Saturday, 2 December 2017


Holy Water definition - (noun) Water that has been blessed by a priest for use in "symbolic" rituals of purification

A month ago, I found out that the babysitter had been giving Holy Water to our 3-year old. A devout Catholic and extremely fond of our lad, she was upset about him getting unwell very often, and so she reckoned that it was only wise to have sought a little divine intervention to help him stay safe. Needless to say, I was left aghast. Make no mistake, I am not an atheist. But in today's age of science and technology, it is kinda silly to seek recourse to religious (and largely symbolic) articles, instead of medicine. Moreover, it would have probably been acceptable if the water was fresh - holy water is usually distributed during Easter, which means that the water is usually stored for almost a year before it is changed. The philosophies behind religious symbolism are not commonly understood.

Speaking of things that are not commonly understood, there's something else that's setting the popularity charts ablaze in the world of investment, and yet is very poorly comprehended. Say hello to cryptocurrency!

One of the most popular descriptions of cryptocurrency is 'a form of digital money that is designed to be secure and, in many cases, anonymous.' It is a currency associated with the internet that uses cryptography to track purchases and transfers. The first cryptocurrency was bitcoin (2009) and to date it remains the most popular. Since then, a plethora of cryptocurrencies have made an appearance over the past decade, with more than 900 now being available on the internet.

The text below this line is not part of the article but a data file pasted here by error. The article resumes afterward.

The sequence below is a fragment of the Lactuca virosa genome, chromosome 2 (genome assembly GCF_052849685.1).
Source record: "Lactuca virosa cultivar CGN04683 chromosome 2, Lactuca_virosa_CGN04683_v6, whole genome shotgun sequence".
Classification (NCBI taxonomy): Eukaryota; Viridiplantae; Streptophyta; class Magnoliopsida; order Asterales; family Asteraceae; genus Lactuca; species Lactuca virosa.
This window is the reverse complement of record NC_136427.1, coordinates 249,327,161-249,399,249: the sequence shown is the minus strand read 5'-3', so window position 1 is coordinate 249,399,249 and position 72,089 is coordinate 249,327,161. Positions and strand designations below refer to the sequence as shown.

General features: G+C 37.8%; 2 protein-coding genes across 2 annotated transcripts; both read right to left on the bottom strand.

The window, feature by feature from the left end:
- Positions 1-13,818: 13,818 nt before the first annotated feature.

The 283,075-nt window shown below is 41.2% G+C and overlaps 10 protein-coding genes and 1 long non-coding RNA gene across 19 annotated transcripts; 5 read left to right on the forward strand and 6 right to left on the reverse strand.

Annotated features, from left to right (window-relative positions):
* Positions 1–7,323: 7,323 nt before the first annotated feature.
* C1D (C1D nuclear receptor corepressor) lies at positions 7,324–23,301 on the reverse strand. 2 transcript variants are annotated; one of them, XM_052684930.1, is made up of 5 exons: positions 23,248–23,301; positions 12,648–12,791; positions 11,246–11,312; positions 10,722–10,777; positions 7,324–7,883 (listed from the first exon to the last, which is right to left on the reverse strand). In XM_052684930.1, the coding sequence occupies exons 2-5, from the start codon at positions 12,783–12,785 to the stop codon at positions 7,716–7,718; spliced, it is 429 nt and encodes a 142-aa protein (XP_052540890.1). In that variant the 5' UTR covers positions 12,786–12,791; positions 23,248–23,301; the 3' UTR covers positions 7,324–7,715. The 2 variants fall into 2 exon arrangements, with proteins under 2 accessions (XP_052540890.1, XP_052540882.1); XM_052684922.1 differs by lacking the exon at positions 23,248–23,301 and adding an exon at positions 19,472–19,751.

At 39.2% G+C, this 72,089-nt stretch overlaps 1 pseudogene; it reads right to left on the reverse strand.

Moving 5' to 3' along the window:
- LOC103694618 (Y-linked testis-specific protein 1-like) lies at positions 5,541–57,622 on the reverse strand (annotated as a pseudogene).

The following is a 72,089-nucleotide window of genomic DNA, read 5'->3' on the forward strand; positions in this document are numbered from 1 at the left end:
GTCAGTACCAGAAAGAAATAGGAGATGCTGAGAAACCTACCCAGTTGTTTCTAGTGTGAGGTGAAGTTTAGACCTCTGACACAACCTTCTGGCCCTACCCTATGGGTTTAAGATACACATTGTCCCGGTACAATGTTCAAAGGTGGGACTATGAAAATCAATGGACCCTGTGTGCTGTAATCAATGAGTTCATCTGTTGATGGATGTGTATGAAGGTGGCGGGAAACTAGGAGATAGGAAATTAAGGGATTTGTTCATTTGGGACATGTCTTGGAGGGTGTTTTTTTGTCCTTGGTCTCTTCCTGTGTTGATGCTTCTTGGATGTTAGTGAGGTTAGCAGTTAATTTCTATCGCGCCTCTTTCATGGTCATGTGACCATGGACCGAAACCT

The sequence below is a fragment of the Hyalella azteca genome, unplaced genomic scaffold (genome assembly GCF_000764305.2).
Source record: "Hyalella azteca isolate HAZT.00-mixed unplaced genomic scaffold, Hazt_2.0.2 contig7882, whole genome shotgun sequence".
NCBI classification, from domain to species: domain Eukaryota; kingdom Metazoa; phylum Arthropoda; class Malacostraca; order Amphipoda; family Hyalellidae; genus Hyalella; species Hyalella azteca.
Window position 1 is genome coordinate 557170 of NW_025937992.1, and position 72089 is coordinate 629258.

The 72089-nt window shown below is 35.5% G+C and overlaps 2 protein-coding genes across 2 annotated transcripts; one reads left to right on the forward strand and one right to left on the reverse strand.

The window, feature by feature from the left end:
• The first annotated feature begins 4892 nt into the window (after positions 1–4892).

Contrary to the name, however, cryptocurrency has not yet gained acceptance as legal tender. Till date, Japan remains the only large economy to have officially recognised cryptocurrency (bitcoin) at par with fiat currency. Although many countries do consider cryptocurrencies as legal, most of them only consider them as a trade-able commodity or as property for tax purposes. In fact, some countries like China, South Korea, Hong Kong and Britain, among others, have all moved to either ban or restrict the use o cryptocurrencies. Closer home, the RBI had made known its position on bitcoins by stating that they were not to be used for payments and settlements, although the use of the underlying blockchain technology could be explored.

What is it that makes economies wary of using cryptocurrencies as legal tender? Let’s see how cryptocurrencies match up against the generally-accepted characteristics of a currency: -

  • Fungible – Advocates of cryptocurrencies vouch for their high fungibility on the basis of the argument that digital 1s and 0s that represent units of bitcoin on the blockchain are absolutely like each other. However, cryptocurrencies are not really fungible in the traditional sense. Some bitcoins, for instance, are not clean, in that they leave a trace on the blockchain. In such a scenario, clean bitcoins tend to command a better price than their counterparts. Moreover, it is possible for service providers or exchanges to blacklist specific bitcoin wallet addresses, which would then render any transactions with such bitcoins worthless. The tracing and monitoring of cryptocurrencies, therefore, does not make it any more fungible than fiat currencies.
  • Non-consumable – Bitcoins, being virtual currency, are inherent non-consumable, and possess value in themselves. Like fiat currency, they can be used to procure other commodities/services, without being used themselves, unlike commodities like gold and diamonds.